Yet you know and I know and he knows that inconsistency is the hallmark of Henig's career to-date. I could care less about completion percentages, for now anyway. They matter of course but then we would be just as thrilled by hitting some key big-shots over a series of shorter connections. Kinda like how a good three-point shooting team can beat a foe that makes only layups. Still there's no argument that in the sort of gameplans State will usually run, or throw, Henig has to hook up more often than not on swings and slants to set up the great gainers that change games.

This of course presumes Henig remains the quarterback. And for now he is according to Croom who pre-empted at least some weekend discussion by telling us he's staying with #7. At the same time, come Monday afternoon with juco Josh Riddell off suspension—think he'd have gotten a few series Thursday if not for an unwise choice of off-field behavior?—and competing for playing time again. After just one spring and preseason he doesn't have the full range of repertoire Henig has learned in four years. But is that necessarily a bad thing? I say this as my single greatest concern of the last few years is still that the staff might be asking more technical precision, even perfection, than a Mississippi State lineup is capable of. Though on the few occasions it has worked, it's worked out pretty well. Either way, now with the improved blocking and better talent at runner and receiver this year is a fairer test of the proposition Mississippi State can win via a ‘west coast' style offense.

By the same token—and might I ask has any of us ever actually seen said proverbial token?—I have to wonder if it might not hurt to scale back the playbook a few pages until the quarterback(s) have their cleats solidly set (another area Henig needs to settle down in) under them. No, that doesn't mean 30 handoffs to Dixon ‘tween the tackles and a dozen deep tosses. Simplify is not the same as dumb-down, State must mix it up to succeed no matter whom against. I loved some of the adventurous play-calling seen in the opener, from Dixon at ‘quarterback' to the flea-flicker. And hey, didja notice State took care of the play-clock despite the new rules? Don't tell me this offense hasn't made some progress.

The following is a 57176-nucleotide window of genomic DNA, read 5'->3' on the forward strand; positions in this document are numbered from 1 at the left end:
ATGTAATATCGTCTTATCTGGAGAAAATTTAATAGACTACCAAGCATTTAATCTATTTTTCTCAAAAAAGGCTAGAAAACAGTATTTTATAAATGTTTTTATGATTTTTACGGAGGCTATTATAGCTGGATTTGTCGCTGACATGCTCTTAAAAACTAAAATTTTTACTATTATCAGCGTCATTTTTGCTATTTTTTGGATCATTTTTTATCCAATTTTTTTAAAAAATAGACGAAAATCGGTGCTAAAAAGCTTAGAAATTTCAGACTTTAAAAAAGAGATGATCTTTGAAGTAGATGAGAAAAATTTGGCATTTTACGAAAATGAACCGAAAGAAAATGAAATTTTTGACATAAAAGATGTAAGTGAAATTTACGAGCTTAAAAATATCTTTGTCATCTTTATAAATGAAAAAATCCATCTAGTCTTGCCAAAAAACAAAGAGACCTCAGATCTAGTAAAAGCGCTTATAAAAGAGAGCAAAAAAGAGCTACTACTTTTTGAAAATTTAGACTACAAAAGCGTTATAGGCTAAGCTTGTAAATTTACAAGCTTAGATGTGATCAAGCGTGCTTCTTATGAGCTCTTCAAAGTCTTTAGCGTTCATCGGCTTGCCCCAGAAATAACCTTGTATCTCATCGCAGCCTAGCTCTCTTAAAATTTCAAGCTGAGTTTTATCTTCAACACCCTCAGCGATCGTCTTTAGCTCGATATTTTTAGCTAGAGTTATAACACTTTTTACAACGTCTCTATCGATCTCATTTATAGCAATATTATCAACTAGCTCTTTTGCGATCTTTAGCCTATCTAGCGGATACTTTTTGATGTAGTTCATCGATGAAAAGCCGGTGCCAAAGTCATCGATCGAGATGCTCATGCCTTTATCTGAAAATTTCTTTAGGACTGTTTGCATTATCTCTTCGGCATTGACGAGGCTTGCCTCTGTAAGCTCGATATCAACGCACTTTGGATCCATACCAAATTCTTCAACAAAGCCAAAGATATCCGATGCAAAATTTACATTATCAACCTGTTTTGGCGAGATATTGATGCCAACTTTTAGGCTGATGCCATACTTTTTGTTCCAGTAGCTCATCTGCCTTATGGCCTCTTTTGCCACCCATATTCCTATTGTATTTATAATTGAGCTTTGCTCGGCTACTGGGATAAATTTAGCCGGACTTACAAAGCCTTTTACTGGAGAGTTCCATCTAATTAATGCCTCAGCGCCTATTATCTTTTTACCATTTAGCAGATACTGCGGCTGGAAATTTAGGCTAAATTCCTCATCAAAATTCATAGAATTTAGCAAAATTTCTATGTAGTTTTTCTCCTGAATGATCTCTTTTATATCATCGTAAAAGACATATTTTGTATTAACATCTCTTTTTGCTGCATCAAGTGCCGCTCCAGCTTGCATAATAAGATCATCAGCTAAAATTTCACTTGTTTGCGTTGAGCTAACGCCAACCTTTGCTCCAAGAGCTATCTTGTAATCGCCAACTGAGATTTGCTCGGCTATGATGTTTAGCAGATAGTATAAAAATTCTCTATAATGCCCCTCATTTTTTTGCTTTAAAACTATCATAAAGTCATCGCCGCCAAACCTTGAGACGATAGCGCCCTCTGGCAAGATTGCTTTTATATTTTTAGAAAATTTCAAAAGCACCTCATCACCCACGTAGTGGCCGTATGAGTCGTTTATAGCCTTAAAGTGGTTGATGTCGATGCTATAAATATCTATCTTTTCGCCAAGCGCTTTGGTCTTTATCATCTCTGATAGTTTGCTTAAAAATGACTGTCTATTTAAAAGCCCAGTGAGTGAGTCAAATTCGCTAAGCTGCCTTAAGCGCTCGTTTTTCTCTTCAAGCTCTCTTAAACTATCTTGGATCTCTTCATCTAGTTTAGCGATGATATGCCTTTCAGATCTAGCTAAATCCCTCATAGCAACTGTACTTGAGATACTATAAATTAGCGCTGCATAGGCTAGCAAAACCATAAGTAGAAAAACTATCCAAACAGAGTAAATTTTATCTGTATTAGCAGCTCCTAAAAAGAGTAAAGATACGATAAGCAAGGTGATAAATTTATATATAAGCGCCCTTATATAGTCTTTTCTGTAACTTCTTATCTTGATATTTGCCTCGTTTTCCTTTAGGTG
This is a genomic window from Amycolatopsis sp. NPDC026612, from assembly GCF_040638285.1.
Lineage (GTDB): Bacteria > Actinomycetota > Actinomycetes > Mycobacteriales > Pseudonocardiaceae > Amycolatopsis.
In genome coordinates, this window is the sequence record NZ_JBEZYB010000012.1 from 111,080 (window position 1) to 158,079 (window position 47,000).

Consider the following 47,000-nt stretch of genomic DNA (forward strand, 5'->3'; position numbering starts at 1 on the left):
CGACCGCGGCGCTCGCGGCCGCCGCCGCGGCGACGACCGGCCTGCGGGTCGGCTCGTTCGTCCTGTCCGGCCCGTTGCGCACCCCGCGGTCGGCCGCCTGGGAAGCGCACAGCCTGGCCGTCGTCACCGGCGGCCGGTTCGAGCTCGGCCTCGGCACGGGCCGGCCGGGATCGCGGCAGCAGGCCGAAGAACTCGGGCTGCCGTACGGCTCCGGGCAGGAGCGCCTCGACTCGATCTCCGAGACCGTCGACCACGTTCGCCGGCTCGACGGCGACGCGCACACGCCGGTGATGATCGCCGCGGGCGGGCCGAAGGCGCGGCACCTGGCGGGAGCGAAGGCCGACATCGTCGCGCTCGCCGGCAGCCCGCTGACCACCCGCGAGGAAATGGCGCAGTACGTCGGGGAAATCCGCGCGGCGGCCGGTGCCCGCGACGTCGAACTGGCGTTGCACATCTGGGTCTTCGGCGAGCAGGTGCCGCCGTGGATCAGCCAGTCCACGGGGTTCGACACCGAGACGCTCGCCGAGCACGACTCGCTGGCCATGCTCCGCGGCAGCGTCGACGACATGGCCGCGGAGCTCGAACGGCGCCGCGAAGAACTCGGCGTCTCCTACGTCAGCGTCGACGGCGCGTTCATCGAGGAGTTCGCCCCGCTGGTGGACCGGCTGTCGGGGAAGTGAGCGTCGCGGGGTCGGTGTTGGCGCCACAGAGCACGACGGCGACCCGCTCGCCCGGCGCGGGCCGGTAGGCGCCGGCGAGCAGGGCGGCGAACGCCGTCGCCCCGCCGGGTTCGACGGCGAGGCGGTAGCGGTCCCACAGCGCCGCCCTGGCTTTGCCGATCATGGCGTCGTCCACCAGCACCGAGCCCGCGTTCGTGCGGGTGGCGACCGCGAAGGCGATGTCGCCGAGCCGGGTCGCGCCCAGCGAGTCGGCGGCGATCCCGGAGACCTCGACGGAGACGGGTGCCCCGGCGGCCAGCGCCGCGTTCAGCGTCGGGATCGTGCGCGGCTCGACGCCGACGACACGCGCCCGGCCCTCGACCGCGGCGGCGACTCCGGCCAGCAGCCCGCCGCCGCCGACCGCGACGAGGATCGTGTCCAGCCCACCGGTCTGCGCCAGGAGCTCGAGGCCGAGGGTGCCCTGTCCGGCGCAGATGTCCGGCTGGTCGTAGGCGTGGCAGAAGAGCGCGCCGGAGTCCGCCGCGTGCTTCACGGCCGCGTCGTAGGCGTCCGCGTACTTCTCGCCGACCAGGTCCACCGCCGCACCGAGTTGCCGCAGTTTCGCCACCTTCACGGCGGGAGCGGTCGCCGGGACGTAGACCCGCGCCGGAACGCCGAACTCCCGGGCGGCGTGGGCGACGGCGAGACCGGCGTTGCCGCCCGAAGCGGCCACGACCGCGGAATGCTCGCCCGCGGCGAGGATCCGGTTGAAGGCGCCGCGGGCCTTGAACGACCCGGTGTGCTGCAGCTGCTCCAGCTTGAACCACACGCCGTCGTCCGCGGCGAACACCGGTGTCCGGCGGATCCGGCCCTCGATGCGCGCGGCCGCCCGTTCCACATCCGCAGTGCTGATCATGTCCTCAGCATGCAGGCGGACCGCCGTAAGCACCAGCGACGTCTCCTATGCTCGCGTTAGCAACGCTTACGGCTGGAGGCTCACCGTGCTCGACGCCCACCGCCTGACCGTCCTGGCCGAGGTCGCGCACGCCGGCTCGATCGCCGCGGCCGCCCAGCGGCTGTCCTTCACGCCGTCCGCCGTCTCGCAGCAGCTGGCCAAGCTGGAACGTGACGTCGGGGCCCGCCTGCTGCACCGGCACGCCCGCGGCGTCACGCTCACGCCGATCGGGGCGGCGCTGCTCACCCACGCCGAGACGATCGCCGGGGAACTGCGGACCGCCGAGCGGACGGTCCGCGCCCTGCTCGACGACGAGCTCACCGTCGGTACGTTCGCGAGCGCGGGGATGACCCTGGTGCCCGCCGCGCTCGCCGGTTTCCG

All that said, it will be instructive to watch practices—or as much as we're allowed to see—for who gets how many snaps and throws what to whom. For how much work Riddell and frosh Wes Carroll, whose precocious talents I'm increasingly intrigued by, get compared to Henig. Not that we can report all the details at the time, you understand. It will be more a ‘taking the temperature' each day as the Dogs prepare for their trip to Tulane and, we all agree, a must-win game. I say ‘all' while guessing Croom won't phrase it that way when asked that obvious question by media both Monday and Tuesday. And if you think it through a coach really can't afford to call anything a ‘must win' game anyway. Besides, he's not big on putting that sort of pressure on his players, much like a certain baseball coach we know and love to make jest of. Thank heavens I've yet to hear "that's football".

But make no mistake, for Mississippi State to hope of any true success in '07 they must leave the Superdome with a victory. Or else the positive evaluations and hopeful sentiments now being expressed will take a naturally negative turn, and a bunch of Bulldog folk will be out next Sunday shopping for replacement TVs.